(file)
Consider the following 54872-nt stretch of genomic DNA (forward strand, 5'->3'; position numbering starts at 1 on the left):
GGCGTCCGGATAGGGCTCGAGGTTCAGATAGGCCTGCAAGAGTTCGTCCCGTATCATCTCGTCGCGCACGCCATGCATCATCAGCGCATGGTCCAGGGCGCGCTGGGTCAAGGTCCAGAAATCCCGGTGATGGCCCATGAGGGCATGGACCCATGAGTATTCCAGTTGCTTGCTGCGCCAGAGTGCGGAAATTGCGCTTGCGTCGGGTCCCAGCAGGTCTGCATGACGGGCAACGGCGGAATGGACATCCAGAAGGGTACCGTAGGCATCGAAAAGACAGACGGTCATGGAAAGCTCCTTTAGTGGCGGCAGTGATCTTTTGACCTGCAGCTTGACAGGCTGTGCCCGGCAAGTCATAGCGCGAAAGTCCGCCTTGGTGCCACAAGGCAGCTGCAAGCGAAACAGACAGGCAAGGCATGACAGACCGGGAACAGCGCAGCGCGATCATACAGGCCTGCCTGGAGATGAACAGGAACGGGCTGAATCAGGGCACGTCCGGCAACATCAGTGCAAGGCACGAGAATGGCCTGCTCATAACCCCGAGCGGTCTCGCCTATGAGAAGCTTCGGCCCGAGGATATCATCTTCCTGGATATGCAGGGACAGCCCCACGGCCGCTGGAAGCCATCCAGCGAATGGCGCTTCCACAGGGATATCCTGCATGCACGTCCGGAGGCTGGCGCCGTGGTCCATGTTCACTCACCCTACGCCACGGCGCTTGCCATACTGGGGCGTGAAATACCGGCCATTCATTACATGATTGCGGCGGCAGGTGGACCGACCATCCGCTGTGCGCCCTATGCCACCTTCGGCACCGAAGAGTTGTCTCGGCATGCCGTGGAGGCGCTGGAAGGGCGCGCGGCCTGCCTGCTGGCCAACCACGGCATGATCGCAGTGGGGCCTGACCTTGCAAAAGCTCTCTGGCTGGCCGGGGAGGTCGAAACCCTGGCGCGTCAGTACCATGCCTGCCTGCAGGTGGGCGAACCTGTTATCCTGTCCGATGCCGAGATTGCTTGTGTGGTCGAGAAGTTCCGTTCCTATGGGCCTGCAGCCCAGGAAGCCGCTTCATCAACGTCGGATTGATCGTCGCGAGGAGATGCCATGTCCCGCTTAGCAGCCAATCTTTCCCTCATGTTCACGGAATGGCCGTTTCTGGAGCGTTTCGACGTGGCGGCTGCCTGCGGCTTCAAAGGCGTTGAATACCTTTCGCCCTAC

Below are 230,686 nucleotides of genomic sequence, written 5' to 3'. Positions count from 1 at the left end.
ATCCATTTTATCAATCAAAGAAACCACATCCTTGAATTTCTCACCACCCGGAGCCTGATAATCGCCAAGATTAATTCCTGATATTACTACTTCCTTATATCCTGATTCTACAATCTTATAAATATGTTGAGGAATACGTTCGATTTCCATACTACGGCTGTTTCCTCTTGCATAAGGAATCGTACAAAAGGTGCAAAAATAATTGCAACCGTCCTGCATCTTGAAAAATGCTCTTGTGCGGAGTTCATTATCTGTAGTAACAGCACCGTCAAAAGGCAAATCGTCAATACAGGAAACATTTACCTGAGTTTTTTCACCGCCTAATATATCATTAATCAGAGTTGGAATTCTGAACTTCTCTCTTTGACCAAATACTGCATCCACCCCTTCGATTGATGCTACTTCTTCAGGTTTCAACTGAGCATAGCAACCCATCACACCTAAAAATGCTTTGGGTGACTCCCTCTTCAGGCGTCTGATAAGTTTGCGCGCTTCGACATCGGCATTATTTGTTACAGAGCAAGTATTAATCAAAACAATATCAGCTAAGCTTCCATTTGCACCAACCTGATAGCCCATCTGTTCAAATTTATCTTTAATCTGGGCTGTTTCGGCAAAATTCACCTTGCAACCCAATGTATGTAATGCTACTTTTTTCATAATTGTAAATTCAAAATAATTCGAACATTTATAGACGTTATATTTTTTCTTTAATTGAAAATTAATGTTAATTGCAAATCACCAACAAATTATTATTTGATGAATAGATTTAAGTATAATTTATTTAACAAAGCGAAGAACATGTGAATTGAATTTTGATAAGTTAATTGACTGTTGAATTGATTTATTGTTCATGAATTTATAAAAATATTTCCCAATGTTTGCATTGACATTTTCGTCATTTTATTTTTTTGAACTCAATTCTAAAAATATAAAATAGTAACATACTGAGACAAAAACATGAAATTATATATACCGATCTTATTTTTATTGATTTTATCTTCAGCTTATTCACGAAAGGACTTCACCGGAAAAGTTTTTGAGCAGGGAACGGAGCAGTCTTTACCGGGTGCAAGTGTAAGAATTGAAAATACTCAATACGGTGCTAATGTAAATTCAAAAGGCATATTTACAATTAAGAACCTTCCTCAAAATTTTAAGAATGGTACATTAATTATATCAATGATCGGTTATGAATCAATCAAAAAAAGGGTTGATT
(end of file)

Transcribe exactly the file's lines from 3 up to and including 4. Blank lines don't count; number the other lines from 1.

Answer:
Below are 230,686 nucleotides of genomic sequence, written 5' to 3'. Positions count from 1 at the left end.
ATCCATTTTATCAATCAAAGAAACCACATCCTTGAATTTCTCACCACCCGGAGCCTGATAATCGCCAAGATTAATTCCTGATATTACTACTTCCTTATATCCTGATTCTACAATCTTATAAATATGTTGAGGAATACGTTCGATTTCCATACTACGGCTGTTTCCTCTTGCATAAGGAATCGTACAAAAGGTGCAAAAATAATTGCAACCGTCCTGCATCTTGAAAAATGCTCTTGTGCGGAGTTCATTATCTGTAGTAACAGCACCGTCAAAAGGCAAATCGTCAATACAGGAAACATTTACCTGAGTTTTTTCACCGCCTAATATATCATTAATCAGAGTTGGAATTCTGAACTTCTCTCTTTGACCAAATACTGCATCCACCCCTTCGATTGATGCTACTTCTTCAGGTTTCAACTGAGCATAGCAACCCATCACACCTAAAAATGCTTTGGGTGACTCCCTCTTCAGGCGTCTGATAAGTTTGCGCGCTTCGACATCGGCATTATTTGTTACAGAGCAAGTATTAATCAAAACAATATCAGCTAAGCTTCCATTTGCACCAACCTGATAGCCCATCTGTTCAAATTTATCTTTAATCTGGGCTGTTTCGGCAAAATTCACCTTGCAACCCAATGTATGTAATGCTACTTTTTTCATAATTGTAAATTCAAAATAATTCGAACATTTATAGACGTTATATTTTTTCTTTAATTGAAAATTAATGTTAATTGCAAATCACCAACAAATTATTATTTGATGAATAGATTTAAGTATAATTTATTTAACAAAGCGAAGAACATGTGAATTGAATTTTGATAAGTTAATTGACTGTTGAATTGATTTATTGTTCATGAATTTATAAAAATATTTCCCAATGTTTGCATTGACATTTTCGTCATTTTATTTTTTTGAACTCAATTCTAAAAATATAAAATAGTAACATACTGAGACAAAAACATGAAATTATATATACCGATCTTATTTTTATTGATTTTATCTTCAGCTTATTCACGAAAGGACTTCACCGGAAAAGTTTTTGAGCAGGGAACGGAGCAGTCTTTACCGGGTGCAAGTGTAAGAATTGAAAATACTCAATACGGTGCTAATGTAAATTCAAAAGGCATATTTACAATTAAGAACCTTCCTCAAAATTTTAAGAATGGTACATTAATTATATCAATGATCGGTTATGAATCAATCAAAAAAAGGGTTGATT